Photo by Rodolfo Roman
By Mike Biana
Follow him on Twitter @mikebiana
SAN ANTONIO — The San Antonio Spurs didn’t need air conditioning to beat the Heat—both the team and the actual temperature—in Game 1 of the 2014 NBA Finals.
With Miami down 94-90 with under 5 minutes left in the game, LeBron James drove hard to the hoop for a layup to bring his team to within two points of San Antonio.
That was the last time he’d see the court for the night.
James promptly exited the game, walking off to the sidelines before being carried to the bench by his teammates. It appeared that his left leg had cramped up, deeming The King all but useless for the rest of the night. The culprit? A shortage in the electrical circuits that caused the air conditioning in the building to fail, heating the AT&T Center up to 90 degrees at the start of the 4th quarter.
You could almost hear all the conspiracy theories now, especially considering we’re just one Super Bowl removed from the lights going out in the 3rd quarter between San Francisco and Baltimore. (I still believe it was Beyonce’s halftime show that burned out all the electricity in the building.)
Heat head coach Erik Spoelstra dismissed the idea as laughable. “That would take an incredible mind to try to plan that,” he said postgame.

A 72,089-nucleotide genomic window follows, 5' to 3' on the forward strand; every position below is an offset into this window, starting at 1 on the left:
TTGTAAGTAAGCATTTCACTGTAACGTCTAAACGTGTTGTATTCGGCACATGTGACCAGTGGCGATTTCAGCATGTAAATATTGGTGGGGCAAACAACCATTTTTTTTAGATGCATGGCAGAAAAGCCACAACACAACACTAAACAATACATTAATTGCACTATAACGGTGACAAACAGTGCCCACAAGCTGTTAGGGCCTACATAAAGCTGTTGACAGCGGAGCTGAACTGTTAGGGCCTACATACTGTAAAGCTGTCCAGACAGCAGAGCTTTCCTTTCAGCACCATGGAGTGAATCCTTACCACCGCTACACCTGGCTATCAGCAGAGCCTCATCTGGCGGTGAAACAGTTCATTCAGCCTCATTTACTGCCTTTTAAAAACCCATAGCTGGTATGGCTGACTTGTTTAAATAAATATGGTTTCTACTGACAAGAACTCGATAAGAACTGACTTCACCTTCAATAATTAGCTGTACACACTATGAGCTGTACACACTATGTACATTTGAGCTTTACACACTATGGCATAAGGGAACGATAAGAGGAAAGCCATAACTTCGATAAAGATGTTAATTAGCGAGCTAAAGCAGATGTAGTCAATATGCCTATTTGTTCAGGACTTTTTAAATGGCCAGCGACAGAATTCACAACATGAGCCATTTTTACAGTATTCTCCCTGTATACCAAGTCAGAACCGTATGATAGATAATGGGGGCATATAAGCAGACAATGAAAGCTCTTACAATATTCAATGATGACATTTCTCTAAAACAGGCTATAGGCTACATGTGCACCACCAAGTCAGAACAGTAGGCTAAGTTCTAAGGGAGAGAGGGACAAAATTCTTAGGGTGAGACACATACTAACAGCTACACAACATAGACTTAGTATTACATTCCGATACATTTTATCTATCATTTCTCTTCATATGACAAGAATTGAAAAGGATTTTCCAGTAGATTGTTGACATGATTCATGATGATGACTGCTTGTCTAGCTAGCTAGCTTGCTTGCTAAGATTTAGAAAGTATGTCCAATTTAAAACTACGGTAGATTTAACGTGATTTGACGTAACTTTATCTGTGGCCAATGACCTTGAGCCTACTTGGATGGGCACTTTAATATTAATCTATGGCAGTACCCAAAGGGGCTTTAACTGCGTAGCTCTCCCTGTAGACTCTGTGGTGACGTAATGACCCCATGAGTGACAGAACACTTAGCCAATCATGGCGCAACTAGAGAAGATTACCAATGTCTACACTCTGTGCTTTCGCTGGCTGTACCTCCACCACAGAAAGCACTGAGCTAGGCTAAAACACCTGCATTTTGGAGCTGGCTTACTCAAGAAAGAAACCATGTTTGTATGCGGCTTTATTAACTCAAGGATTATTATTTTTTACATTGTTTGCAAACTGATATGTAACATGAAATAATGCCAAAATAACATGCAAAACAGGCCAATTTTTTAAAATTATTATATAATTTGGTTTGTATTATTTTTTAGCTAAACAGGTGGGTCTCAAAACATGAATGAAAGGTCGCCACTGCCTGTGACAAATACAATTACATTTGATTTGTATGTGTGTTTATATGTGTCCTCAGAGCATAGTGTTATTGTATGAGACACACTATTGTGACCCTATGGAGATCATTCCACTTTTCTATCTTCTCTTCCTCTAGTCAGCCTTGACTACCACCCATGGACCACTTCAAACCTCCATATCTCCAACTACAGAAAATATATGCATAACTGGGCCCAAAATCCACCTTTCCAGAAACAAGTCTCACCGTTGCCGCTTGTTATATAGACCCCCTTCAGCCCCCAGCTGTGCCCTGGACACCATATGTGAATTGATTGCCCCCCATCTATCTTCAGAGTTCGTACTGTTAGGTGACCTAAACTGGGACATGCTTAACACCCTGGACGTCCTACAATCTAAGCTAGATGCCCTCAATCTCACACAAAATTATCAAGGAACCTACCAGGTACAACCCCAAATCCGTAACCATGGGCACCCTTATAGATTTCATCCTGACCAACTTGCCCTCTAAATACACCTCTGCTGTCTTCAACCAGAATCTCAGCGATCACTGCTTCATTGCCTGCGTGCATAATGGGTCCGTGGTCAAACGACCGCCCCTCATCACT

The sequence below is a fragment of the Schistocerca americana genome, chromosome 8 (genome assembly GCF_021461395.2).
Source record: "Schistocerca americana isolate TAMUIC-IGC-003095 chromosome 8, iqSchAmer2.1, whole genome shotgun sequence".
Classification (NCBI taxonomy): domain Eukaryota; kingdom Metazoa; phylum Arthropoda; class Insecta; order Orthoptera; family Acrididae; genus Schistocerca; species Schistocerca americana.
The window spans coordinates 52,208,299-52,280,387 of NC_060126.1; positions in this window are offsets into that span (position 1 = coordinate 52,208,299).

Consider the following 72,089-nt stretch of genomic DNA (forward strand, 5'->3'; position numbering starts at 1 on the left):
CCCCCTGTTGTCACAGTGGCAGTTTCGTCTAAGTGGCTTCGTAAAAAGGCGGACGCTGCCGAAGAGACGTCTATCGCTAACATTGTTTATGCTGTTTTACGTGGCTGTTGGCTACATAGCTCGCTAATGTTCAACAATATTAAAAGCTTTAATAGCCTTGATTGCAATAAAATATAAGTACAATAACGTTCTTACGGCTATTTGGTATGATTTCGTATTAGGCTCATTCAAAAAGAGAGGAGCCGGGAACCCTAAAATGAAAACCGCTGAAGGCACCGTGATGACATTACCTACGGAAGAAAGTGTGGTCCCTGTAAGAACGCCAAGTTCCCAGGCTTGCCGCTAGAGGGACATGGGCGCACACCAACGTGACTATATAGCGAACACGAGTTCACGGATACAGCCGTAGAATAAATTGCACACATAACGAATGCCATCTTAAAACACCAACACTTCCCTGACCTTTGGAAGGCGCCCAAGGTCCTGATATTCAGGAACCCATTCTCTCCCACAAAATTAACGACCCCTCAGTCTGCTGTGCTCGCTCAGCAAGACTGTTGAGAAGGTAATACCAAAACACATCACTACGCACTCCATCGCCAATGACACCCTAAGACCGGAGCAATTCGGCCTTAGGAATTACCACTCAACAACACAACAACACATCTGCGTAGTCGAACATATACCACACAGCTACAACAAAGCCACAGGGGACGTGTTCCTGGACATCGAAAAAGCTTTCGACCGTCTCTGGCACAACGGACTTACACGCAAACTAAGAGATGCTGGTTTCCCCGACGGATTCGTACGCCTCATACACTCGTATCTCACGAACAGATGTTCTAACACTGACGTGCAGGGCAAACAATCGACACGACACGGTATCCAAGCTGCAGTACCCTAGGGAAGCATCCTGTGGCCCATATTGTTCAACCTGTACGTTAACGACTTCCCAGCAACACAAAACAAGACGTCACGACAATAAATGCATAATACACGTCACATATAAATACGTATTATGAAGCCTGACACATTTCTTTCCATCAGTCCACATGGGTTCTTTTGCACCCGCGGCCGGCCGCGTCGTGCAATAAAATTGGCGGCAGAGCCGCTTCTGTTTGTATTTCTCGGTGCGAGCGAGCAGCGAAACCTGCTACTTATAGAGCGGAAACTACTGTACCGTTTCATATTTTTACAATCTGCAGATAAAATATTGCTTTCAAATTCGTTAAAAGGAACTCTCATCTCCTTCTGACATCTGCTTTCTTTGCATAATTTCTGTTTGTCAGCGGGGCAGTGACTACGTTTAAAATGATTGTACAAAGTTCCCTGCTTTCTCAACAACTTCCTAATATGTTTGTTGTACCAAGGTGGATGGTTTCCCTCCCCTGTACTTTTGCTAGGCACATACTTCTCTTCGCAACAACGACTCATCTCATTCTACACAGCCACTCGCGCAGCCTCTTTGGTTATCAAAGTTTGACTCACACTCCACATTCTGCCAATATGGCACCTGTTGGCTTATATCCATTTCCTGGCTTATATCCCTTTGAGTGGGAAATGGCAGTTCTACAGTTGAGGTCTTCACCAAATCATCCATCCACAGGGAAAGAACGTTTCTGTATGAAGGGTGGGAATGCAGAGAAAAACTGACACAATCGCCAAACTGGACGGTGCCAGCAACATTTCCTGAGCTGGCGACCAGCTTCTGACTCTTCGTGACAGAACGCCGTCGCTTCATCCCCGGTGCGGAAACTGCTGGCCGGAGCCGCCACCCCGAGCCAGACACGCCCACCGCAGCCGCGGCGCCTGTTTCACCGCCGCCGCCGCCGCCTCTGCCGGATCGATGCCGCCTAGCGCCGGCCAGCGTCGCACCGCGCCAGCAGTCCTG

It was a difficulty that both teams had to battle, and both Spoelstra and Gregg Popovich noted they had to make substitutes much more frequently to prevent their players from becoming too exhausted.
With James out of the lineup, the Spurs capitalized on both ends of the floor. Danny Green, who burned Miami for a record 25 treys in last year’s NBA Finals, was held scoreless by LeBron through the first three quarters; he came alive in the fourth, draining not one, not two, but three shots from downtown. In the final 3:59 of the game, the Heat sputtered and scored only three points, resulting in a lopsided final score of 110-95.
It was a disappointing end to an otherwise competitive game. The teams exchanged the lead several times, and both enjoyed short spurts of great momentum. The glaring turning point, of course, was James having to come out of the game.
This isn’t the first time it’s happened to the four-time league MVP. He experienced cramping in the 2012 Finals against the Oklahoma City Thunder and even as recently as the Eastern Conference Finals against the Indiana Pacers. James required 2.5 bags of IV after the game just to rehydrate.
The No-AC&T Center (my new name for the Spurs’ home arena) has since fixed the problems with the air-conditioner, so that shouldn’t be a problem for Game 2 on Sunday night. Now, it’s up to Miami to bring the heat on the court and try to steal one before heading back home to the AmericanAirlines Arena.